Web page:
It’s too bad Hawkins’s campaign never picked up much traction. Miranda Richardson seemed like a better shot for Supporting Actress, at least earlier in the season. She’s also good, but I think her success as Secretary of Employment Barbara Castle has more to do with a forcefully written role that allows her to unleash some zingers on her bumbling male staff.

I would have thought Dagenham could have made some waves in some technical categories as a period piece: Makeup or Art Direction, perhaps. A small plot point revolves around an outfit, so Costume was a definite possibility to the point that I predicted its nomination. Alas, this nice film will be totally missing from Oscar night.

This scene is especially bad

Casino Jack

Kevin Spacey landed a Golden Globe nod for his role as Jack Abramoff. But boy is this an awful movie. It goes for a zany tone like Oceans Eleven or The Informant! but it’s all wrong. Turning the story into a humorous romp undermines the political points it tries to make, not that those points are made subtly or effectively. Furthermore, the plot has trouble unfolding coherently. I didn’t like Spacey at all in this role and Barry Pepper is terrible as his business partner.

I left Fair Game intrigued and spent an hour reading up on the whole affair online once I got home. It felt like I left Casino Jack knowing even less about Abramoff than I did going in and what’s worse is I didn’t care.

Skip it!

Hooray, the movie's over!

It is easy to criticize the Academy for its choices.  Like any organization, they are going to make unpopular decisions.  And as with any vote, the most deserving person or film isn’t guaranteed victory in the least.  But part of the genesis of this project is the idea that it isn’t fair to ridicule a winner without seeing all of the other nominees.  So, we watched all the nominees.  Quixotic?  Maybe.  Fun?  Almost always.  Here’s what we thought of the Best Actress category:

Read the rest of this entry »

I’m often one to go on about films that succeed without much of a plot. The actual story can take a back seat to the film’s characters and interesting themes or we can simply revel in its atmosphere. For every complaint from another Grouch about how nothing much happens in a movie there’s a reply from me talking about how it doesn’t matter because it’s actually a character-driven film, that the plot isn’t as important. Who cares when a story plods along if everything else is so right? Forget the usual conflict or plot twist if the film manages to fascinate us through other means.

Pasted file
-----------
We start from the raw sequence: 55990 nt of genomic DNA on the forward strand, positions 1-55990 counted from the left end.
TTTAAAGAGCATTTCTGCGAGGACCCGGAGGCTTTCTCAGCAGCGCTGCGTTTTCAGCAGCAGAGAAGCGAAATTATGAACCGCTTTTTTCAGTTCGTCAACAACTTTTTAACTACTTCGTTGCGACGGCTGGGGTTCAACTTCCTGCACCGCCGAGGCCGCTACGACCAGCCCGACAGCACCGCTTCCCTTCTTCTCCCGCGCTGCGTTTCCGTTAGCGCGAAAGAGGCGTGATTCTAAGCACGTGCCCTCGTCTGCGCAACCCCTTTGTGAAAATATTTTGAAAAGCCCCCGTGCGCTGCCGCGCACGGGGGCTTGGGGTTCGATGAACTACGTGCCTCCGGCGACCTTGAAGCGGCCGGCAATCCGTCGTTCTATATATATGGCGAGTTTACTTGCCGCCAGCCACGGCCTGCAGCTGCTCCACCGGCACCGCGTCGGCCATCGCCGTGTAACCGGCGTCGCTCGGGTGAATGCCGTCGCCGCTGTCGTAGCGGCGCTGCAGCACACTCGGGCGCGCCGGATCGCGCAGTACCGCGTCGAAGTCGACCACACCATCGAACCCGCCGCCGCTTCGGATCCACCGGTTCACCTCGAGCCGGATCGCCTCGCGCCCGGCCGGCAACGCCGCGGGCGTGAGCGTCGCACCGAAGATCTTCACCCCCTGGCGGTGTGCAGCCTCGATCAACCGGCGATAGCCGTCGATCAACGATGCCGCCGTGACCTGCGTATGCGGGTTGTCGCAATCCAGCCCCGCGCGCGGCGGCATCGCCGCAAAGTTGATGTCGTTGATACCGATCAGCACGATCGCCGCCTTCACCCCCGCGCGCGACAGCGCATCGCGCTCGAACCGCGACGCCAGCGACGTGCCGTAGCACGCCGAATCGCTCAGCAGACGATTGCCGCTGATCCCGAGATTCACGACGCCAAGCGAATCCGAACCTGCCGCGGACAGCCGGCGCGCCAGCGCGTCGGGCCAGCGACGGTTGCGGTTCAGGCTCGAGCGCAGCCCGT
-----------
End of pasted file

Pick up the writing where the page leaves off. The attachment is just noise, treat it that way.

So, um, Happy-Go-Lucky is kind of boring and nothing really happens.

It’s meant to be one of those character-driven films but I didn’t find the characters enthralling enough to hold my attention over its long spans of plotlessness. Sally Hawkins plays Poppy, a school teacher who is always genuinely happy. And it is a generally interesting character. Initially she comes off manic, like maybe she’s using her joy to mask insecurity or some sort of mental imbalance. But it’s not an act, she is just plain cheerful. And the happiness isn’t a mark of immaturity as we learn that she is grounded and certainly not naive.

And that’s a nice angle in such a cynical age. A character who’s just plain happy. Brilliant in its simplicity, no?

My problem was that it might be too simple. At some point Poppy’s cheer begins to feel one-note and even a little irritating. She doesn’t seem to express her own opinions much as scene after scene shows conversations where she simply agrees with whatever other people say even as they become contradictory. Her style of cheer is to goof around but not in a truly funny manner. She just sort of riffs without much in the way of joke development. And that’s not really all that interesting over time. It also drew away from the realism as Poppy and other characters snap off mildly amusing one-liner after mildly amusing one-liner.